Senate bill seeks to balance political discussions in K-12 classrooms

Districts would be required to post materials for parental inspection

A Marine color guard marches into the Senate chamber during the opening session of the North Carolina General Assembly in Raleigh, N.C., Wednesday, Jan. 13, 2021. (AP Photo/Gerry Broome)

RALEIGH — A bill to combat biased political lessons and require balanced political discussions in North Carolina K-12 classrooms has been filed in the N.C. Senate.

Senate Bill 700, titled Balanced Political Discussion in Classrooms, was filed earlier this month and would require the State Board of Education to make sure curriculum and materials “reflect balanced political viewpoints.” The bill does not include any penalties for noncompliance.

Specifically, the bill states that “When the viewpoint of one of the two major political parties in the United States is presented through materials, assignments, lectures, or other instruments for instruction in any classroom or other area of the school, the viewpoint of the alternative political party shall also be presented and given equal weight during the same instructional unit.”

Primary sponsor Sen. Chuck Edwards (R-Henderson) says this is a bill that he has had in the works for several weeks.

“The impetus [for the bill] is simply that I continue to get reports from concerned parents and students that there is much discussion taking place in classrooms around political opinion and that more times than not it’s not presented in a balanced way,” Edwards told North State Journal in an interview.

“And I would never imply, that we should not expose our children to what’s going on in the world around them and how it affects them directly and indirectly,” said Edwards. “But I do believe that we should insist that each side of a political opinion is represented.”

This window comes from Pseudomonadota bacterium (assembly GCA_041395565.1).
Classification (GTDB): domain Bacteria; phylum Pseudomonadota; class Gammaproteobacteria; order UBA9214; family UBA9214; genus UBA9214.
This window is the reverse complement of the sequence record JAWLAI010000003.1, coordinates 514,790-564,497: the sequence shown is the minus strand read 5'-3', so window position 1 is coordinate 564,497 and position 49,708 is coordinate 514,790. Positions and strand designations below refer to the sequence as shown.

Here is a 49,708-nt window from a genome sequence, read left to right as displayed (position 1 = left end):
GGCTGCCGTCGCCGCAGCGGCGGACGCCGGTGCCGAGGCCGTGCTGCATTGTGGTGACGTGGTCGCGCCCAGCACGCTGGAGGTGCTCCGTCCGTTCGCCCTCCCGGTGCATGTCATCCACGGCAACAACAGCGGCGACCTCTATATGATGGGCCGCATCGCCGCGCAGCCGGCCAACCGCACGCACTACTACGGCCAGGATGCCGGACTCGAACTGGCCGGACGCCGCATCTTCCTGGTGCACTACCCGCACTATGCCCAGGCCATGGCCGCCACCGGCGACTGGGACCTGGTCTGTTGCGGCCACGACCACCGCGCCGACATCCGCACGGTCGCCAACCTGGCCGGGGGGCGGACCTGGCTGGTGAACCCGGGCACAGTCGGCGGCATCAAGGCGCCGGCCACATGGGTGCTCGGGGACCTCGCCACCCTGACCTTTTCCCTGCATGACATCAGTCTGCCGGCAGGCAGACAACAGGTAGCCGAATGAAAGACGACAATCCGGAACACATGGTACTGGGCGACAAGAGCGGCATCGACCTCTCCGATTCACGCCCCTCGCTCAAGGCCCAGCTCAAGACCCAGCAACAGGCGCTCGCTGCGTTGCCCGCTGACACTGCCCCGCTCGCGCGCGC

Edwards said that if it “our sincere goal is to educate the total mind of children,” then there is a responsibility to make sure that all viewpoints are represented.

In addition to requiring balanced viewpoints, the bill also has a section requiring school boards to post the materials students are being asked to read and understand. Edwards says this is so that parents can be aware of the materials that their children are asked to view and have the opportunity to be able to weigh in if they feel that they should do so.

What this bill does is not an exception to some of the professionals teaching standards that are already in place,” said Edwards, referring to the North Carolina Professional Teaching Standards guide.

Edwards pointed out that the second standard of that guide says teachers should establish a respectful environment for a diverse population of students.

“I believe that diversity should also include those that may have a different political view point than their teachers or their peers,” said Edwards.

Edwards did not offer any examples of reports from parents; however, a recent report by The Washington Free Beacon detailed a controversial lesson given by a history teacher at Ardrey Kell High School in the Charlotte-Mecklenburg school district. The lesson “downplayed the Holocaust and likened 19th-century Americans to Nazis.”

As of April 19, the Biden administration’s Department of Education submitted a new rule to the Federal Register which would force schools to utilize Culturally Responsive Teaching, a Critical Race Theory derivative, into history and civics courses. The proposed rule uses as an example the controversial and historically inaccurate “1619 Project.” It also quotes “antiracist activist” Ibram X. Kendi to support inserting “anti-racist practices into teaching and learning” on a national scale.

Wake County parent and founder of the Carolina Teachers Alliance Amy Marshall says that more and more districts are “incorporating ‘”social justice’ teacher training and curriculum, which does not forward student academic achievement.”

Marshall provided a few examples, which included a diversity inventory given at Heritage High, where students had to list their sexual preferences; and a Black Lives Matter video justifying rioting and looting during June 2020 George Floyd protests in Raleigh, which was shown to students at Moore Square Magnet.

“We at Carolina Teachers Alliance would like to see local school districts move away from non-academic teacher trainings and non-academic curriculum and replace that with core-subject area achievement-driven curriculum and teacher training,” Marshall said in an email to North State Journal. “NC’s teachers need to have the freedom to decline prescribed social justice curriculum in favor of unbiased academic curriculum.”

About A.P. Dillon 427 Articles
A.P. Dillon is a North State Journal reporter located near Raleigh, North Carolina. Find her on Twitter: @APDillon_